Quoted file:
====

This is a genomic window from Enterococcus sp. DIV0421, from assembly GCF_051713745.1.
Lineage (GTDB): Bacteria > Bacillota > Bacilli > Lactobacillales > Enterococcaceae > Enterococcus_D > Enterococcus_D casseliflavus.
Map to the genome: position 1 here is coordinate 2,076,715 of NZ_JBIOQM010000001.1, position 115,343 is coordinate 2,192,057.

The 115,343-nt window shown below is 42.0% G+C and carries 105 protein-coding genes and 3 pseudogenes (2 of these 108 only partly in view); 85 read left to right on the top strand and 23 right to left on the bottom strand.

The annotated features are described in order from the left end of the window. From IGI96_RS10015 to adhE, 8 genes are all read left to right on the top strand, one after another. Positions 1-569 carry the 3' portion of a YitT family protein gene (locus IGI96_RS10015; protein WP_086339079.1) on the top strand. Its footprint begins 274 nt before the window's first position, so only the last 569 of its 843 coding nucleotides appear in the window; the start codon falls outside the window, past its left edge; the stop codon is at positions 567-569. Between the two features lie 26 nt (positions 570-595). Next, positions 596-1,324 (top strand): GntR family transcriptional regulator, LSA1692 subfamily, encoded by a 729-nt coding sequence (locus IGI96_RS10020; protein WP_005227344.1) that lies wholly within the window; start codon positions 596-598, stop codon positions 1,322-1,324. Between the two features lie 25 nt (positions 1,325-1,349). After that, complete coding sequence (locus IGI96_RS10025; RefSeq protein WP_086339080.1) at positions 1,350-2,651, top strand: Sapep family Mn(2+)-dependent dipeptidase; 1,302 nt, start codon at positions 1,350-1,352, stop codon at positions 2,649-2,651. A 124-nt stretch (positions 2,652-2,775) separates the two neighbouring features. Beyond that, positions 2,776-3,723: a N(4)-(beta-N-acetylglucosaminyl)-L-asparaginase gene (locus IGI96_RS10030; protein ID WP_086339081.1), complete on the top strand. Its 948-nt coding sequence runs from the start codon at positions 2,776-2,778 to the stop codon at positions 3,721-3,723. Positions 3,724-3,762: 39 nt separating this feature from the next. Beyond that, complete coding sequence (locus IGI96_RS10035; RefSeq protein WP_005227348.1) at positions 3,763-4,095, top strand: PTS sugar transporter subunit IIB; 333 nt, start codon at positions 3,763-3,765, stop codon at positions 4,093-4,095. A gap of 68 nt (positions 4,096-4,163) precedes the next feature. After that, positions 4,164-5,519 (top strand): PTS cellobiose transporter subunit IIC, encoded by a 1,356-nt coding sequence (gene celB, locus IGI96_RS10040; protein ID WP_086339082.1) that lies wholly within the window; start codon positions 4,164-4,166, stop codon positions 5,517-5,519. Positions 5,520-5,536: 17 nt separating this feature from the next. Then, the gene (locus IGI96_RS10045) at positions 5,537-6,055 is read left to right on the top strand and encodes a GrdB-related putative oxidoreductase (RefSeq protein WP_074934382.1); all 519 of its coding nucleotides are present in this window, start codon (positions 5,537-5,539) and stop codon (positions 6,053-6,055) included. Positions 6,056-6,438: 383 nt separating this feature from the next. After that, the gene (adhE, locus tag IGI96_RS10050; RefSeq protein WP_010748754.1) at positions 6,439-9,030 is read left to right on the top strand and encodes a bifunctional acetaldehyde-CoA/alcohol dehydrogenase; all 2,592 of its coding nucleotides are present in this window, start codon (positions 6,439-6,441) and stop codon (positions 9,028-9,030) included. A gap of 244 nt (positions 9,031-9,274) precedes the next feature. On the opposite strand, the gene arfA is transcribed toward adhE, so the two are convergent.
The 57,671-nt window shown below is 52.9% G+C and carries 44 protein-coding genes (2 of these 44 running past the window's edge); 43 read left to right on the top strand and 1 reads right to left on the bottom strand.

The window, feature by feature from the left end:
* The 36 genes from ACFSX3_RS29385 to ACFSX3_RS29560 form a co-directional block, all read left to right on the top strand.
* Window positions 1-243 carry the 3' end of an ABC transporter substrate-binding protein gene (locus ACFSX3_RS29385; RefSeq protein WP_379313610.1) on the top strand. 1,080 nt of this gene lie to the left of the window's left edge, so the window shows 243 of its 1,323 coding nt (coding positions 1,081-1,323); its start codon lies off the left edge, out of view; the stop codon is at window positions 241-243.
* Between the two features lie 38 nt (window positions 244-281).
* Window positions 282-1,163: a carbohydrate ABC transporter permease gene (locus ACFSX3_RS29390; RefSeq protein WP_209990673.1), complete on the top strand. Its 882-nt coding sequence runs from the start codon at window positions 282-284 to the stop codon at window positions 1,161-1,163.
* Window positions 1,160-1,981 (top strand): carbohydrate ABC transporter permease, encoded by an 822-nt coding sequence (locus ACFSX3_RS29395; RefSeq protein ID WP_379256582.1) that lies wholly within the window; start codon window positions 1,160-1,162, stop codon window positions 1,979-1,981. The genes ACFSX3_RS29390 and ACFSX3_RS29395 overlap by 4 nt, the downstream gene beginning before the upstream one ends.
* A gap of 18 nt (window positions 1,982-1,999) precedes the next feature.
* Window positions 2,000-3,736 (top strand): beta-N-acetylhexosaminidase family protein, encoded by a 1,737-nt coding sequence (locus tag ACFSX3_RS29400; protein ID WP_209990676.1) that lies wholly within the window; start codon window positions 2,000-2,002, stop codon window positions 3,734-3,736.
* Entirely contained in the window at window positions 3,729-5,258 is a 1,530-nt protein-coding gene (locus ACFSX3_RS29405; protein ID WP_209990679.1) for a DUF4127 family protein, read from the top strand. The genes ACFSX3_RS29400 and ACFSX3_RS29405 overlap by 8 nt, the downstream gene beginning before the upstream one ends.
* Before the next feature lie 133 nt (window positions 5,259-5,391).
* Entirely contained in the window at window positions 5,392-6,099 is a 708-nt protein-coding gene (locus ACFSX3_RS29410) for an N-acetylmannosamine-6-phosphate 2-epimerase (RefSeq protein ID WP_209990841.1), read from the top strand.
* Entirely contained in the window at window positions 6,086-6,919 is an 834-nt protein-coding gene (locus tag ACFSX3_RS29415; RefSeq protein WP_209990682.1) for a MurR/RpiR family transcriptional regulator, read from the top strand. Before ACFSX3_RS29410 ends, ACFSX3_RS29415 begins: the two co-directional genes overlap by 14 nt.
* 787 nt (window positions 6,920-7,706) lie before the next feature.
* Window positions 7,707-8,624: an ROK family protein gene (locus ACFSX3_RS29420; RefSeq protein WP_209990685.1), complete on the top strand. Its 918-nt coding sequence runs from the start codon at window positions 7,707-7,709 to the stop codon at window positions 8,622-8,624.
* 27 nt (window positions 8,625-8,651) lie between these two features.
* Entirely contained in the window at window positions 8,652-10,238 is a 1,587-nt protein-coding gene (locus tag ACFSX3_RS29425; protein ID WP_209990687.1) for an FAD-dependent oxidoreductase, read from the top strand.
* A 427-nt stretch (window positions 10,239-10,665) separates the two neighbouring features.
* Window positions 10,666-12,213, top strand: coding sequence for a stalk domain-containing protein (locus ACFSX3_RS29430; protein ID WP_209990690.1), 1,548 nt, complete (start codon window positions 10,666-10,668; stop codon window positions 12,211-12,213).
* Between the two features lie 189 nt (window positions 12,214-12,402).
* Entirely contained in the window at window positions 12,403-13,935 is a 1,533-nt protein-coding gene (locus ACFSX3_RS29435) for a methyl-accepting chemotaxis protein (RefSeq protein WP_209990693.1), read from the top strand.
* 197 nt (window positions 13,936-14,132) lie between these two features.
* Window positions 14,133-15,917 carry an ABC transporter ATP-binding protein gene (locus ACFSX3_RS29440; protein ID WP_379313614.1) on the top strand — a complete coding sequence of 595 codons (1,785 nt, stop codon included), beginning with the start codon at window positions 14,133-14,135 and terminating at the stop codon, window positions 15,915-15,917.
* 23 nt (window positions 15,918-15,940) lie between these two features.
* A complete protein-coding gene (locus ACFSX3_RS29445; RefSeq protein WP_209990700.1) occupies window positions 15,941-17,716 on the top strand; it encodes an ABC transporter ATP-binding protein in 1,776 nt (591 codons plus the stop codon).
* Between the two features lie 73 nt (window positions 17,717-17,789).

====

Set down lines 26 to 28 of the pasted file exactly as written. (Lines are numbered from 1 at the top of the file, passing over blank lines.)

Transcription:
* Entirely contained in the window at window positions 12,403-13,935 is a 1,533-nt protein-coding gene (locus ACFSX3_RS29435) for a methyl-accepting chemotaxis protein (RefSeq protein WP_209990693.1), read from the top strand.
* 197 nt (window positions 13,936-14,132) lie between these two features.
* Window positions 14,133-15,917 carry an ABC transporter ATP-binding protein gene (locus ACFSX3_RS29440; protein ID WP_379313614.1) on the top strand — a complete coding sequence of 595 codons (1,785 nt, stop codon included), beginning with the start codon at window positions 14,133-14,135 and terminating at the stop codon, window positions 15,915-15,917.